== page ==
Public Release:  Lessons from flu seasons past

Risk of serious flu-related sickness far outpaces risk of injectable vaccine in pregnant women

Johns Hopkins Medicine

Pregnant women who catch the flu are at serious risk for flu-related complications, including death, and that risk far outweighs the risk of possible side effects from injectable vaccines containing killed virus, according to an extensive review of published research and data from previous flu seasons.

The review, a collaboration among scientists from the Johns Hopkins Children's Center, Emory University and Cincinnati Children's Hospital, and published online Oct. 22 in the American Journal of Obstetrics & Gynecology, found substantial and persistent evidence of high complication risk among pregnant women -- both healthy ones and those with underlying medical conditions -- infected with the flu virus, while confirming vaccine safety. The findings, researchers say, solidify existing CDC recommendations that make pregnant women the highest-priority group to receive both the H1N1 and seasonal flu vaccines.

"The lessons learned from flu outbreaks in the distant and not-too-distant past are clear and so are the messages," says lead investigator Pranita Tamma, M.D., an infectious disease specialist at the Johns Hopkins Children's Center. "If you are an expectant mother, get vaccinated. If you are a physician caring for pregnant women, urge your patients to get vaccinated."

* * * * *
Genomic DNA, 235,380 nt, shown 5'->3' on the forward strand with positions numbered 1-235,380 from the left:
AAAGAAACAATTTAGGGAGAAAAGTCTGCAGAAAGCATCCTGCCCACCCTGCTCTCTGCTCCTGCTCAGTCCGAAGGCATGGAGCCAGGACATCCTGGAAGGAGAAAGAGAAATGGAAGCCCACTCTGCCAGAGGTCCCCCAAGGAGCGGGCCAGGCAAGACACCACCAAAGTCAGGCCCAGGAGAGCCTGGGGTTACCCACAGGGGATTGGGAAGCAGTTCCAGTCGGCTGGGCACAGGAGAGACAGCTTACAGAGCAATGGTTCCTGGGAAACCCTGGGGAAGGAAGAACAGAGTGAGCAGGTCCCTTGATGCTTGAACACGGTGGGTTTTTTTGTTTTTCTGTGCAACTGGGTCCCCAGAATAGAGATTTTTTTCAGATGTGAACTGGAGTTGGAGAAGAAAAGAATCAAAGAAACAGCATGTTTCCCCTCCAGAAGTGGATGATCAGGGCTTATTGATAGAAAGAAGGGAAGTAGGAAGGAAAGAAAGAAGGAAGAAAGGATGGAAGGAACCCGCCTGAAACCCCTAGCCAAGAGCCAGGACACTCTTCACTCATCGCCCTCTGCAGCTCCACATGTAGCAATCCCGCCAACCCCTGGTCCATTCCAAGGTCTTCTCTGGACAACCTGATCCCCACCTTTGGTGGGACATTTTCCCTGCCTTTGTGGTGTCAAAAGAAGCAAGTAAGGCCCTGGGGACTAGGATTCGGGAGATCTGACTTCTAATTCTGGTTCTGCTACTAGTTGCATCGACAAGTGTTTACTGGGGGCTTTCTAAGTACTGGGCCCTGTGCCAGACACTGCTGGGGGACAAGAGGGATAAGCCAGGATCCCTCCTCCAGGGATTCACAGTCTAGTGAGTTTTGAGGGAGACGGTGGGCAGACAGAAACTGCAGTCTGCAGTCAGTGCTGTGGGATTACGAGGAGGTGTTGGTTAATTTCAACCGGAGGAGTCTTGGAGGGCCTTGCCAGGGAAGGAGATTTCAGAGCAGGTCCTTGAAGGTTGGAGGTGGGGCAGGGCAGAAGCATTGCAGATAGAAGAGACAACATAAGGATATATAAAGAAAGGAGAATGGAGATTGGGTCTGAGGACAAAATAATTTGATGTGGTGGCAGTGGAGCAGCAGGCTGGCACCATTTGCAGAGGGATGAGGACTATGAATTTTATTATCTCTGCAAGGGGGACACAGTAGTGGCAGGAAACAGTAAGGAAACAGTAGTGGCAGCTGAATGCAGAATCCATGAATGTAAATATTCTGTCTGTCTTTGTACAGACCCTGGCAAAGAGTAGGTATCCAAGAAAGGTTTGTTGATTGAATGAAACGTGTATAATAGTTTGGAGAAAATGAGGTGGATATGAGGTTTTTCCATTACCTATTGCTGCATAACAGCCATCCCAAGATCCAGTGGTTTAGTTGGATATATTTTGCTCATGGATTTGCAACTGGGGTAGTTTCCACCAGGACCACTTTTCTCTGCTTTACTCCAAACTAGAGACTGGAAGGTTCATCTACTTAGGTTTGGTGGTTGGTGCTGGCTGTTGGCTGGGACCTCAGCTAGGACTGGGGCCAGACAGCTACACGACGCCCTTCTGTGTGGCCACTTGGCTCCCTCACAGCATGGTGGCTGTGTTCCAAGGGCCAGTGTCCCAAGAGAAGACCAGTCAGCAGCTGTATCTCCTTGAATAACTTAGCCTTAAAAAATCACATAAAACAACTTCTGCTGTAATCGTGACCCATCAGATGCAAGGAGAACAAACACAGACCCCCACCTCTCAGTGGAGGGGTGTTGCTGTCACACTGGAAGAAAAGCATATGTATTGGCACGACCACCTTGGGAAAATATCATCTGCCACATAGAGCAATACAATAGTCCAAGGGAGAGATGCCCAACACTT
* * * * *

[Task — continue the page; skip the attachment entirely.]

Because even healthy pregnant women end up in the hospital with preventable flu complications -- some devastating and some fatal -- at a rate far higher than that of other adults, and because of the proven effectiveness and overall safety record of flu vaccines, all pregnant women should consider getting vaccinated to prevent complications in both the expectant mother and her offspring, researchers say.

"Healthcare providers will play a key role in women's decisions about whether or not to be vaccinated against H1N1," says study senior investigator Saad Omer, M.B.B.S., M.P.H. Ph.D., of Emory University. "There is substantial evidence that vaccination is not only safe for pregnant women but that it is critical for protecting women and their infants against serious complications from the flu. Physicians and other providers should talk about risks and benefits with their patients and help alleviate any unfounded fears."

Even though there are still no published data on the safety of the new H1N1 vaccine, experts believe it to be just as safe as the seasonal flu vaccine, Johns Hopkins' Tamma says, because "the H1N1 vaccine is manufactured in the same rigorous way as the seasonal flu vaccines and we expect it to have a very similar safety profile as the other flu vaccines."

In their extensive review of data from three past flu pandemics and 11 published research studies on vaccine safety outcomes over 44 years, the researchers found no increased risk of either maternal complications or bad fetal results from the inactivated (injection) flu vaccine.